If you ever slept in a room with an uncle or an aunt who snores, you would know how annoying it can be. The person causing all the noise sleeps like a log, while the room partner spends the night tossing and turning; waking up bleary-eyed the next morning.

Did you know that snoring is a common ailment all over the world? Believe it or not, but on an average one in every four adults snores, says the website sleepquest.com, a site listed by Britannica.

Why do people snore? Why doesn’t a little baby snore? Well, snoring is caused by the flapping of soft tissue in the throat. When we sleep, the muscles in our bodies relax and the soft tissues become slack.

Why do Some People snore More than Others? An image of a snoring husband.
Why do Some People snore More than Others? An image of a snoring husband.

The wind pipe and snoring

When we breathe, the air passes through the wind pipe on its way to the lungs. At the same time, the muscles around the wind pipe contract making the wind pipe narrow. Since, the wind pipe is narrow, the air passing through it is under a greater pressure.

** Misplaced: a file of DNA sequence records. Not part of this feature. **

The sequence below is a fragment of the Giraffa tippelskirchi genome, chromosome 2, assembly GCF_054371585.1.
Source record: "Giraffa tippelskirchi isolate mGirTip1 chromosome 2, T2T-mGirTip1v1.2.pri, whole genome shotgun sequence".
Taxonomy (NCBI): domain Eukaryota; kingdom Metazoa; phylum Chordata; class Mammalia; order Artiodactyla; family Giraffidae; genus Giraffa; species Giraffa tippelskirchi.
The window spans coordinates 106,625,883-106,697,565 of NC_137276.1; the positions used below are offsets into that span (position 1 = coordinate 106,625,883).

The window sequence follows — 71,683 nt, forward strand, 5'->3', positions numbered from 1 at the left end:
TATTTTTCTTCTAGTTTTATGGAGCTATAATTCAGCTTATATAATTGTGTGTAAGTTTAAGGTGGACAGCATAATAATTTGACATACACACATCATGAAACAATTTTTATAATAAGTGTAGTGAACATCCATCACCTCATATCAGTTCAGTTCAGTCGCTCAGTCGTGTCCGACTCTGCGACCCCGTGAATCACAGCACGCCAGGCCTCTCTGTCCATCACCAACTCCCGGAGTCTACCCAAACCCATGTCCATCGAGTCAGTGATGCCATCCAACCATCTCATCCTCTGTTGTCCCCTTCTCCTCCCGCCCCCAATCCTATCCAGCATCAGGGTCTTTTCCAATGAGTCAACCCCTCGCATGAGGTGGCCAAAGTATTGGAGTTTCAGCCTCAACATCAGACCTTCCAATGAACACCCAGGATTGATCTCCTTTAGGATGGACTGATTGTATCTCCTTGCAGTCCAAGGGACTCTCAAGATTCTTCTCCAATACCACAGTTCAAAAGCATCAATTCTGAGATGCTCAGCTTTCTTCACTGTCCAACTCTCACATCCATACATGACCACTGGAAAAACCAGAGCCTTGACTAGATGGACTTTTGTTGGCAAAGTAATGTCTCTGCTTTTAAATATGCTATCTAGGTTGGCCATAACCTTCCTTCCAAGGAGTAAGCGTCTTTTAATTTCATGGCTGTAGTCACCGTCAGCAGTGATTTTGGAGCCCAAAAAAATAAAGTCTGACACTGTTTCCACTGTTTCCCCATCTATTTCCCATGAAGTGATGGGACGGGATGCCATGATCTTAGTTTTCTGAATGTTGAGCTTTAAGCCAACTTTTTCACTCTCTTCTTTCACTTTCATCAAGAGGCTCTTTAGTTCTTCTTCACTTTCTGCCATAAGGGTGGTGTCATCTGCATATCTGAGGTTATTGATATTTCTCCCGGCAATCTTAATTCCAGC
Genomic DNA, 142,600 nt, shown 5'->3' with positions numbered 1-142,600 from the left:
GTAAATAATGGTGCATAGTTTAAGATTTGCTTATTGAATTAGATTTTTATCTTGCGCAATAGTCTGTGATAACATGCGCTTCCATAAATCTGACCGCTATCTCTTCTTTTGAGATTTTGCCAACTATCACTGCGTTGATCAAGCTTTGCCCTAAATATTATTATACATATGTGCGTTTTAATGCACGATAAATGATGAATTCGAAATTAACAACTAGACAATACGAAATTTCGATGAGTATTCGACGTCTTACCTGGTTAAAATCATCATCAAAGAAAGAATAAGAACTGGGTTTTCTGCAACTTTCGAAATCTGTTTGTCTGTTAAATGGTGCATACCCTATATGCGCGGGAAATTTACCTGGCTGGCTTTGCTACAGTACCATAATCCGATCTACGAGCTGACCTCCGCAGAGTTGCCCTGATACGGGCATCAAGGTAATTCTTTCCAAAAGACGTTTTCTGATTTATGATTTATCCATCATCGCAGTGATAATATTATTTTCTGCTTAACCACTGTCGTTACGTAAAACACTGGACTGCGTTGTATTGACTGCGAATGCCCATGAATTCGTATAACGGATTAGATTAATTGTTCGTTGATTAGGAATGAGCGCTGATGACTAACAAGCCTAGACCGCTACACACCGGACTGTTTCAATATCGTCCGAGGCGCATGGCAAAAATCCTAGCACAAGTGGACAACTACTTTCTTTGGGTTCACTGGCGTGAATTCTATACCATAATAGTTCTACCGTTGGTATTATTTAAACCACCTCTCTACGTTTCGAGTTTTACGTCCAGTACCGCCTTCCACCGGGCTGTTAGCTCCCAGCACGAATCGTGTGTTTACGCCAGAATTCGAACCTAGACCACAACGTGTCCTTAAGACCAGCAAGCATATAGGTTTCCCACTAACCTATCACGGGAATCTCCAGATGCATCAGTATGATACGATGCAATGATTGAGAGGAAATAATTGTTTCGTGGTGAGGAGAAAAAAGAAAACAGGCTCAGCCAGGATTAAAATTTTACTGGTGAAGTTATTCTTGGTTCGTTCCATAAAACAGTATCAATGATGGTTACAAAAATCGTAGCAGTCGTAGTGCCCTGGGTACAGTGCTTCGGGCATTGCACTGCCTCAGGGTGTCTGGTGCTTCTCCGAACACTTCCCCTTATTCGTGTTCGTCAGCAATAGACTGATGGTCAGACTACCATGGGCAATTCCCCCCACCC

Normally, while we are awake, this is not a problem. However while we sleep, the soft flabby tissues in our throat is slack. The gush of high pressured air causes these flabby tissues to vibrate producing a rattling snore.

It is really very difficult to cure snoring. There are several flabby tissues in the airway, mouth and throat and finding out which is the errant flapper is quite difficult.

And the older a person gets, the looser the tissues in the throat and mouth become. This explains why elderly people snore more than young children.

A snore meter

Why do Some People snore More than Others [Illustration by Shinod AP]
Why do Some People snore More than Others [Illustration by Shinod AP]

British researchers are trying to develop a ‘snore meter’ that aims to identify which tissue is vibrating and causing the problem. Most scientists are of the belief that a snore is a mixture of different sounds, created by different tissues flapping around.

For instance, sometimes the flabby tissue of the throat and the mucous lining in the nose region vibrate together to produce an ear-splitting snore. Once the loudest flapper of the lot is identified, high-tech laser surgery would be used to harden the tissue so that it doesn’t flap anymore.

391 words | 3 minutes
Readability: Grade 5 (10-11 year old children)
Based on Flesch–Kincaid readability scores

Filed under: 5ws and h
Tags: #muscles, #throat, #tissue

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